One of the sessions at news:rewired – media in motion will look at how newsgames and gaming mechanics are being used in journalism.
Shannon Perkins, editor of interactive technologies at Wired.com and who created Cutthroat Capitalism, a game where the player puts themselves in the position of a Somali pirate, will be coming over from the US to speak at news:rewired. In a Journalism.co.uk podcast he said a reader should “develop a deeper sense of the underlying themes of a story” by playing a game.
Another speaker presenting in the newsgames session at news:rewired is Bobby Schweizer, a doctoral student at the Georgia Institute of Technology and co-author of Newsgames: Journalism at Play. He will also be joining us from the US.
Here is a list of 10 newsgames to give an idea of how games can be used in storytelling.
1. The world at seven billion (BBC)
This BBC interactive, which uses gaming mechanics, is proof that newsgames go viral. The world at seven billion was the most shared and “liked” news story on Facebook of 2011 with 339,149 shares, comments and likes. It was also the most clicked story on Facebook this year and was the fourth most popular news story on Twitter in 2011 with 73,783 tweets.
2. Charlie Sheen v Muammar Gaddafi: whose line is it anyway? (Guardian)
A newsgame was also the second most popular news story on Facebook in 2011, with 219,023 shares, likes and comments. It is the Guardian quotes quiz where readers are asked to guess whether a line is a quote from former Libyan leader Muammar Gaddafi or actor Charlie Sheen.
This one was “produced very quickly”, according to the Guardian, and is an idea that could inspire small news organisations without a budget for big game development.
3. Cutthroat Capitalism (Wired.com)
This newsgame was created by news:rewired speaker Shannon Perkins after reading an article in Wired Magazine. The player becomes a Somali pirate. The game states:
You are a pirate commander staked with $50,000 from local tribal leaders and other investors. Your job is to guide your pirate crew through raids in and around the Gulf of Aden, attack and capture a ship, and successfully negotiate a ransom.
4. Los 33 (Chilean miners) (Chilean design firm Root33)
This newsgame is based on the rescue of the Chilean miners trapped underground in 2010. According to Bobby Schweizer, who will be speaking at news:rewired, the game, which asks the player to rescue the miner, provides an insight into the slow process involved in rescuing each miner.
You perform the rescue 33 times if you want to finish the game – which is impossible really to complete. It’s trying to get across that concept that maybe you can’t explain in a written article.
When you see video clips edited together of each of the miners returning to the surface you have three to five seconds of each of their faces, you don’t get that real sense of how long it actually took. The game was able to express that in the way that other stories couldn’t.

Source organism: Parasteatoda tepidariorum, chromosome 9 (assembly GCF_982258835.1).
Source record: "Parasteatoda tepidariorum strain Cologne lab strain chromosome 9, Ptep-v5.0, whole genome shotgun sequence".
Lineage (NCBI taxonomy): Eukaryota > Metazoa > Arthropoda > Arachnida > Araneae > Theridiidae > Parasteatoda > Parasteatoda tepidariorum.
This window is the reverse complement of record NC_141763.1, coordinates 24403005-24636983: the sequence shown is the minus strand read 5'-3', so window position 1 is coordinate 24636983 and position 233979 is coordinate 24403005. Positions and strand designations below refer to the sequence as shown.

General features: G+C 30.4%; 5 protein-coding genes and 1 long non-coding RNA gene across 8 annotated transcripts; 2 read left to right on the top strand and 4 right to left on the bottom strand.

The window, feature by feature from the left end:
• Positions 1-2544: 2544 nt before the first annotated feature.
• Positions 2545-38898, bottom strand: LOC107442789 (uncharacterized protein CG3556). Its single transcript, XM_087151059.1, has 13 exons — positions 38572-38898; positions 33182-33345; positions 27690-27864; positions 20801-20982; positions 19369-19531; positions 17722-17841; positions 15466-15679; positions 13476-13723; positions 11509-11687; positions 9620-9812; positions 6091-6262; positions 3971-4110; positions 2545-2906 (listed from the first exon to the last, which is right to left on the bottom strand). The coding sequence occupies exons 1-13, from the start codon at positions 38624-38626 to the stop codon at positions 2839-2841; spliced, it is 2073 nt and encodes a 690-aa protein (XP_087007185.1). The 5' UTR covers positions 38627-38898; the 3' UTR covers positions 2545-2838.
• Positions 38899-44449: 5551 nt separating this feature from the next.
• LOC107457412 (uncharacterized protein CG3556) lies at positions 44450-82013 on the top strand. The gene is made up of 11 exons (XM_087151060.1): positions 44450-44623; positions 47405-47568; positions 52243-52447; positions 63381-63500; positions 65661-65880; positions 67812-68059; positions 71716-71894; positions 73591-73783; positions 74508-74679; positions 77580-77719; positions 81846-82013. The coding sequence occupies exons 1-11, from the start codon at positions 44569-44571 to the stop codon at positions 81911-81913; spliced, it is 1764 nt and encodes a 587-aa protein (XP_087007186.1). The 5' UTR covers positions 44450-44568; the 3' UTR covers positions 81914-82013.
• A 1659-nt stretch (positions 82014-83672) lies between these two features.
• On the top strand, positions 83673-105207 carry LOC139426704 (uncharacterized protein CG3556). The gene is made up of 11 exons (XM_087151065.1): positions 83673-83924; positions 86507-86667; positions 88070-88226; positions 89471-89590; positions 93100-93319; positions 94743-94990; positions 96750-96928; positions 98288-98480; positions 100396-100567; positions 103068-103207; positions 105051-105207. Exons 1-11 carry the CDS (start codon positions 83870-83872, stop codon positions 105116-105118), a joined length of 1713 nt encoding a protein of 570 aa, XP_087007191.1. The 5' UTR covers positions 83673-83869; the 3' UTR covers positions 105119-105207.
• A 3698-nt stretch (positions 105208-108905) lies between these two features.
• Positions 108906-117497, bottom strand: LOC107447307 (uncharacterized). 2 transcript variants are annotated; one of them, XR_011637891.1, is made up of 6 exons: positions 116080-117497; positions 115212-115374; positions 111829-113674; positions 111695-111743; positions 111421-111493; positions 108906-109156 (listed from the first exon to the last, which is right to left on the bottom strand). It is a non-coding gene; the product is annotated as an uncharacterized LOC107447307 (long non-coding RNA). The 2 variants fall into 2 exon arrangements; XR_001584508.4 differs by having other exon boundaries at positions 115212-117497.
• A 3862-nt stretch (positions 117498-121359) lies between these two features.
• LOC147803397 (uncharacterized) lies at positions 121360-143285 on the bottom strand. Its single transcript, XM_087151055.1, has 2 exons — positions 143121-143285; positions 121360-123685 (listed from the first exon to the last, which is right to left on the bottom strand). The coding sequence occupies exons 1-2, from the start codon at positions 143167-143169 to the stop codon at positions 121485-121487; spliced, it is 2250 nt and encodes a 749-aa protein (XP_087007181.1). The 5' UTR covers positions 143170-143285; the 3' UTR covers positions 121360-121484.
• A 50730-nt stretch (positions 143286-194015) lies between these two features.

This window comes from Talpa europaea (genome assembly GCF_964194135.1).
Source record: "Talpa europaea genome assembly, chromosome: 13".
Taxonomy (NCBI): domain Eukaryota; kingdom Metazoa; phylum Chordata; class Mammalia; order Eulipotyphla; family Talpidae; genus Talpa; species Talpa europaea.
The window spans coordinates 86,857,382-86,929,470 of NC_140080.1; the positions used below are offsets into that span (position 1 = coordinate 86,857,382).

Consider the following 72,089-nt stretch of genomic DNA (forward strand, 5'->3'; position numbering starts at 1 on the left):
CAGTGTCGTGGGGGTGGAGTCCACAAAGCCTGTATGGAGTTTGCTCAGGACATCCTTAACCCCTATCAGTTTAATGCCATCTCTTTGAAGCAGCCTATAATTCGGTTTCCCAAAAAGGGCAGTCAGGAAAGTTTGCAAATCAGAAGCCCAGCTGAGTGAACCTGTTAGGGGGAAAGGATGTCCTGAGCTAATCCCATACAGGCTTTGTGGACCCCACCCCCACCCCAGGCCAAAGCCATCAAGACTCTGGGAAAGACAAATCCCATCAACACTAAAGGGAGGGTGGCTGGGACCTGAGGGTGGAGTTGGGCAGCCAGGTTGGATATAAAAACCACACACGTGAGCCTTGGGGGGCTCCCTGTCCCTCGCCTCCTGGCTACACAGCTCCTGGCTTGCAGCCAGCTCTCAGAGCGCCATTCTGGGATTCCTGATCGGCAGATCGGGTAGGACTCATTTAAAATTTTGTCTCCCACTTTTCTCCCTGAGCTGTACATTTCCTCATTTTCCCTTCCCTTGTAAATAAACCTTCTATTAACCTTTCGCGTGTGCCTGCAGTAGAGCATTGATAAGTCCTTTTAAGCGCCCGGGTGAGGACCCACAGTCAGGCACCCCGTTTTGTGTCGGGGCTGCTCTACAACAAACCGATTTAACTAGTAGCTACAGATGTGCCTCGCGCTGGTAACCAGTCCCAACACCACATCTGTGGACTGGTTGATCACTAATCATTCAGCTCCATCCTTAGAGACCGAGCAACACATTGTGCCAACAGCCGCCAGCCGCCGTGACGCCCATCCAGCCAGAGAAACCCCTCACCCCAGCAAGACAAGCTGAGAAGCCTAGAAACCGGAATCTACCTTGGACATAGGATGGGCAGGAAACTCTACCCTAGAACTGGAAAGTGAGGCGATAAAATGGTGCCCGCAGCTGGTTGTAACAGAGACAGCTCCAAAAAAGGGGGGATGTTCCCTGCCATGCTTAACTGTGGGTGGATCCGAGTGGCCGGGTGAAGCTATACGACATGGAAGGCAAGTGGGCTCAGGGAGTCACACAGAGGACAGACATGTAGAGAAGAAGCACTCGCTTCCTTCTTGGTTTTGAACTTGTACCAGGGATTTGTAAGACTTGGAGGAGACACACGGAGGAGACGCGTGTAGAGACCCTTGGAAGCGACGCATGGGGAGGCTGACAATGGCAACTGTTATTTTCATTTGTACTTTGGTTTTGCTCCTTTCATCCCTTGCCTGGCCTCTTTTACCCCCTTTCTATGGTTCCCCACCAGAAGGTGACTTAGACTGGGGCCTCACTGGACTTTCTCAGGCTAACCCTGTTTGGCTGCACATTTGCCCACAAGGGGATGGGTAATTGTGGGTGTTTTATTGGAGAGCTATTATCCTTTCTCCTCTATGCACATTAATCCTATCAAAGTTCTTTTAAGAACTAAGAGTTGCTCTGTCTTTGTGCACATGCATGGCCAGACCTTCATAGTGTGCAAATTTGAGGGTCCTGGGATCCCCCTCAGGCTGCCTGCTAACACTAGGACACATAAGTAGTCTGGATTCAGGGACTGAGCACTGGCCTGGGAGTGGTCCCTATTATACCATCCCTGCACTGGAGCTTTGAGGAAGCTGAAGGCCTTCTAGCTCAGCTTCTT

5. How should I vote in the General Election? (Telegraph)
This is a game produced by the Telegraph. It asks users to answer a series of questions to find their values and concerns. The game then cross-checks responses with party pledges and the player is then told how they should be voting. This game received much attention as voters were often surprised by the results the game returned.
6. The budget calculator (most major news sites)
Perhaps the most widely used form of gaming mechanics used in news is the budget calculator. The viewer enters a salary, the fuel-type of their car, amount of alcohol units consumed per week and other details and then gets told how much better or worse off they will be based on the new budget.
This budget calculator from the BBC shows gaming mechanics in online news is nothing new – going back at least 10 years. Here are BBC examples from 2002, 2003, 2004, 2005, 2007, 2008, 2009, 2010 and 2011.
7. Christmas on the high street: retail winners and losers (Guardian)
At the beginning of this year the Guardian produced an interactive based on the Monopoly board. By clicking on each retailer the player finds out how business faired last Christmas.
8. Obameter (PolitiFact)
PolitiFact also uses gaming mechanics, such as with its Obameter, which tracks the US President’s campaign promises, the Truth-O-Meter (which also comes in app form) to test politicians’ and the GOP Pledge-O-Meter to rank political promises.
Speaking at the World Editors Forum in October founder and editor of the site Bill Adair said he felt there was “a tremendous lack of imagination” in the news industry in how to take advantage of new publishing platforms.
It’s like we’ve been given a brand new canvas with this whole palette of colours and we’re only painting in grey. We need to bring all the other colours to this new canvas.
9. Dollars for Docs (ProPublica)
US investigative news site ProPublica regularly uses gaming mechanics in news stories, such as with Dollars for Docs which enables people to find out whether their health professional has received money from drugs companies. Speaking at the World Editors Forum Scott Klein, editor of news applications, told the conference that as well as adding context, a news app has the ability to personalise and place the user at the centre of the story and offer them the ability to see the impact on them. “It doesn’t just tell a story, it tells your story,” he said.
10. Fix the deficit (New York Times)
Here’s a budget puzzle from the New York Times. The reader is asked to work out where to make spending cuts to balance the books and hopefully get a sense of the financial challenges, tough decisions and the size of the shortfall.
Want to find out more about newsgames? Book a ticket for news:rewired here.
Recommended reading, viewing and listening:
This is a cross-post from news:rewired.
, Bobby Schweizer
, shannon perkins
, The Guardian